Let’s proceed to the situation with high schools. Again, students are coming to extracurricular English courses on Saturdays or after school. Can we say they come to those classes voluntarily? Not necessary. Typically a class has 15-25 students, where you will have 1 or 2 language junkies, and the majority of students who can barely read. If you ask them why they came here, they would typically answer something like ‘English is a language of global communication and a everyone should speak it’. This is somewhat logical and understandable, but if you decided to take those classes yourself, by your own will, doesn’t it mean you’ve got to show some enthusiasm? Of course, people at this age aren’t the most devoted and thorough students, but in this case, why, as a healthy student who doesn’t enjoy school, not choose ‘going home after classes’ option? This is a mystery for me. However, I was not the biggest fan of my high school and was running away after the bell rang with speed that any Ferrari would envy, and as long as I truly don’t comprehend why some of my school mates enjoyed staying in the walls of alma mater after classes, I still believe that at that age students are able to decide what to spend their time on. In case it’s not something that brings tangible results, or a major interest, I do not understand why they are choosing to be at a place they rather won’t be. Of course, they are more than willing to speak Japanese. Which again questions the necessity of this classes. Because, in a class where majority of students can barely read, and 1% is speaking English like a native, as a teacher you have to be entertaining and creative.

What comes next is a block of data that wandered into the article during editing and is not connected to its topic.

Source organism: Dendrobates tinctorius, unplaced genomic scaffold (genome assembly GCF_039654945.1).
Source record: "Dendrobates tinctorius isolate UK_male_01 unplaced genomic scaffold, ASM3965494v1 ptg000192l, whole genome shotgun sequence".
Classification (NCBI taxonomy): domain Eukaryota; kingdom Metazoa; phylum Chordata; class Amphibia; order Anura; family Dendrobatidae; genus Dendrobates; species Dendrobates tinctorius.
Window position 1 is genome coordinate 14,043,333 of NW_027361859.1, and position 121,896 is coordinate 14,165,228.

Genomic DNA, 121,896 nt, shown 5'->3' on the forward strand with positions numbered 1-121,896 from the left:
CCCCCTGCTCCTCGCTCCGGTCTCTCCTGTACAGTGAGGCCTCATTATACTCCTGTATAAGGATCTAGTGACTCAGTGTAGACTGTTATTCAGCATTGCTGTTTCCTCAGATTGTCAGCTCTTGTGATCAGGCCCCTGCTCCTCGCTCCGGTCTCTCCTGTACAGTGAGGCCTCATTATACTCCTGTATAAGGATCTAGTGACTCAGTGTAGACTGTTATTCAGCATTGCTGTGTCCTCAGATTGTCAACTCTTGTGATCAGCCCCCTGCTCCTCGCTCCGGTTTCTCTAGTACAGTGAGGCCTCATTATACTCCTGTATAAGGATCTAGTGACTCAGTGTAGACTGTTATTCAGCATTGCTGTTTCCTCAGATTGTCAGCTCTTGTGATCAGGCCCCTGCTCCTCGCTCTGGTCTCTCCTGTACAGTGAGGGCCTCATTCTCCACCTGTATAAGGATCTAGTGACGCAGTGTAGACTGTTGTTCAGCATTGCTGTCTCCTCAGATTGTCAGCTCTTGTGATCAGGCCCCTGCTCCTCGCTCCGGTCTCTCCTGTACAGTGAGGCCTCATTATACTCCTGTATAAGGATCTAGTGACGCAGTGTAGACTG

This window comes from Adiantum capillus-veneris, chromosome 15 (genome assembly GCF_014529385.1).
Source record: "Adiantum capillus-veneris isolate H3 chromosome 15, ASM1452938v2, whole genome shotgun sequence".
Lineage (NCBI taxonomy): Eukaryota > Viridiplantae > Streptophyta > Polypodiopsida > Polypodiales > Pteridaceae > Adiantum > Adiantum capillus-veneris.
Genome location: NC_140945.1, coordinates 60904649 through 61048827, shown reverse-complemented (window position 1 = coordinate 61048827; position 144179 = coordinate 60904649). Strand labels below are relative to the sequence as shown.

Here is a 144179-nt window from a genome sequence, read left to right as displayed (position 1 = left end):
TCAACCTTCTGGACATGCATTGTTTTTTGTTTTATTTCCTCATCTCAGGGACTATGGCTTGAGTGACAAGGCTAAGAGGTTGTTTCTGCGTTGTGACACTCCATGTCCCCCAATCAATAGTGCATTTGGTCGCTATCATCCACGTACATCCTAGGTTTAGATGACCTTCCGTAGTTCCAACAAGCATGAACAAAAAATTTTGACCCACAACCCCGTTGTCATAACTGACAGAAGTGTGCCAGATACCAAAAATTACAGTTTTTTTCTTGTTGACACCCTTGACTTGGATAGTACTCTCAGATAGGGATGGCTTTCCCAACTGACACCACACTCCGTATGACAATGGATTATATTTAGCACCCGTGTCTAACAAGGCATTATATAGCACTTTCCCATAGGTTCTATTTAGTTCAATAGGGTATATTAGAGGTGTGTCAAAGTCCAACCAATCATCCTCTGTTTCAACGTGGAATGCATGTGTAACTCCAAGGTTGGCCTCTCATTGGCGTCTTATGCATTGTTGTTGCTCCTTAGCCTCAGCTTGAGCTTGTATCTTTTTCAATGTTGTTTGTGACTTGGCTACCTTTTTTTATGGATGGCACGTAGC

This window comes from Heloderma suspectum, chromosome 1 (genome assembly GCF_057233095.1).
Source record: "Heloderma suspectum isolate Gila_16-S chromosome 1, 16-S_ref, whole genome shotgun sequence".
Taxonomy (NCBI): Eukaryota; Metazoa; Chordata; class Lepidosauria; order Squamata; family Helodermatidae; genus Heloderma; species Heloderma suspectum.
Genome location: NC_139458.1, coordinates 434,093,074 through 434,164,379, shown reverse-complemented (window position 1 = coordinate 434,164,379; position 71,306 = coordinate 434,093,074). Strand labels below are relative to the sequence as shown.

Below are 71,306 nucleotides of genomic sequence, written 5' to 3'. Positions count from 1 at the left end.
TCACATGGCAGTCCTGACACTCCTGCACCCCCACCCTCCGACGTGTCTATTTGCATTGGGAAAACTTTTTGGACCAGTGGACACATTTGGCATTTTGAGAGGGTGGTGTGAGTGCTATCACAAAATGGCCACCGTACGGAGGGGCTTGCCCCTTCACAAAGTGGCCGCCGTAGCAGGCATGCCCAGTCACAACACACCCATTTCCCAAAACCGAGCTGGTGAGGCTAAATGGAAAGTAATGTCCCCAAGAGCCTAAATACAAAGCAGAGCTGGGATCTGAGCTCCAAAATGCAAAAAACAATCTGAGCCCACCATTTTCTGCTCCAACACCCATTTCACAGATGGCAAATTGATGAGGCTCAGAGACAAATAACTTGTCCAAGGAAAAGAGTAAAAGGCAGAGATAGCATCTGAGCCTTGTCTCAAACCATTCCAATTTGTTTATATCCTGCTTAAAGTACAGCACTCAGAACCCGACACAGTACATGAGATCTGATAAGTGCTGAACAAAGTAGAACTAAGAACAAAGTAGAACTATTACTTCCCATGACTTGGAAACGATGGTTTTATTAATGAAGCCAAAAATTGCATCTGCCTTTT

I quit this job after realizing that situation doesn’t change from school to school, or company to company. Every time I saw people who were there by someone’s order, and they simply wanted to be entertained so the time of that short sentence would pass faster.
I believe that mastering a language is a hard work, which takes a lot of effort, research, and even passion. It has become somewhat fashionable to study English in Japan, and a lot of pressure is put on making more people speak it, or say that they want to speak it. I have met only a couple of people who refused to be in the ‘I wanna speak English’ club and were brutally honest about it.
I can’t see why so many people should be putting their time and effort to do something they don’t necessarily need, however, this inability to say NO to higher-ups, or teachers, or any other person who is ‘higher’ than you in the society, has deep cultural roots.
I am a guest in Japan, and I don’t have any rights to teach people how to function in their own society, and even though the Japanese themselves find this aspect of their behaviour exhausting, it will take long time to change the situation, to create society where mental comfort is valued more than it is now.